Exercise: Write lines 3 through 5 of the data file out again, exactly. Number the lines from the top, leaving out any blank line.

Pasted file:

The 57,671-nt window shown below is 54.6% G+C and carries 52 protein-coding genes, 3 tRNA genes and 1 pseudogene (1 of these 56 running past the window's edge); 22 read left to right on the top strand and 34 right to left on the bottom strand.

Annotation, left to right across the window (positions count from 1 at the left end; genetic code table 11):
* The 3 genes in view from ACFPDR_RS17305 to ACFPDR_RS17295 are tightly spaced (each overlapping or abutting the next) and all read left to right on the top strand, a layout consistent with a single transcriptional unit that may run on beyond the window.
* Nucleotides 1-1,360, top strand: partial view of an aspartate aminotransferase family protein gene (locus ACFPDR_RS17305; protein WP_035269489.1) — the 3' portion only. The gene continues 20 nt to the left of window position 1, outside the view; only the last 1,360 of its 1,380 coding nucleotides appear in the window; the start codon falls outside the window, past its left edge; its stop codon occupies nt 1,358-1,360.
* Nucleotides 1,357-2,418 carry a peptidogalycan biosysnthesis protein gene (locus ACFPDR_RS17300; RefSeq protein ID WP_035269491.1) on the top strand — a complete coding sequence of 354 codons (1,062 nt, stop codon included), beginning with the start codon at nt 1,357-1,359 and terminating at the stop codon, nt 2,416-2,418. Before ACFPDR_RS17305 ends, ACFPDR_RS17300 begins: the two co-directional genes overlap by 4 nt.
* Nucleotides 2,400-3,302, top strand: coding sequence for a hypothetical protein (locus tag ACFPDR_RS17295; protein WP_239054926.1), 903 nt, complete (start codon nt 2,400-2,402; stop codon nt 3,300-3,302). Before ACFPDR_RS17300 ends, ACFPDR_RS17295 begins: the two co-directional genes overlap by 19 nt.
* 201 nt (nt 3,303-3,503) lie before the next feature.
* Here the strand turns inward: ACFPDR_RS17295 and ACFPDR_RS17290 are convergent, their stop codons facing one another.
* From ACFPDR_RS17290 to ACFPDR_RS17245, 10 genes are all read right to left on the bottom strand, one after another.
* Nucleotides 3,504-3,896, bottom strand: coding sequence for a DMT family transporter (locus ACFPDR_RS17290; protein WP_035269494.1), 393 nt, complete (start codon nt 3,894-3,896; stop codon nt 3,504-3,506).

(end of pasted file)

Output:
* The 3 genes in view from ACFPDR_RS17305 to ACFPDR_RS17295 are tightly spaced (each overlapping or abutting the next) and all read left to right on the top strand, a layout consistent with a single transcriptional unit that may run on beyond the window.
* Nucleotides 1-1,360, top strand: partial view of an aspartate aminotransferase family protein gene (locus ACFPDR_RS17305; protein WP_035269489.1) — the 3' portion only. The gene continues 20 nt to the left of window position 1, outside the view; only the last 1,360 of its 1,380 coding nucleotides appear in the window; the start codon falls outside the window, past its left edge; its stop codon occupies nt 1,358-1,360.
* Nucleotides 1,357-2,418 carry a peptidogalycan biosysnthesis protein gene (locus ACFPDR_RS17300; RefSeq protein ID WP_035269491.1) on the top strand — a complete coding sequence of 354 codons (1,062 nt, stop codon included), beginning with the start codon at nt 1,357-1,359 and terminating at the stop codon, nt 2,416-2,418. Before ACFPDR_RS17305 ends, ACFPDR_RS17300 begins: the two co-directional genes overlap by 4 nt.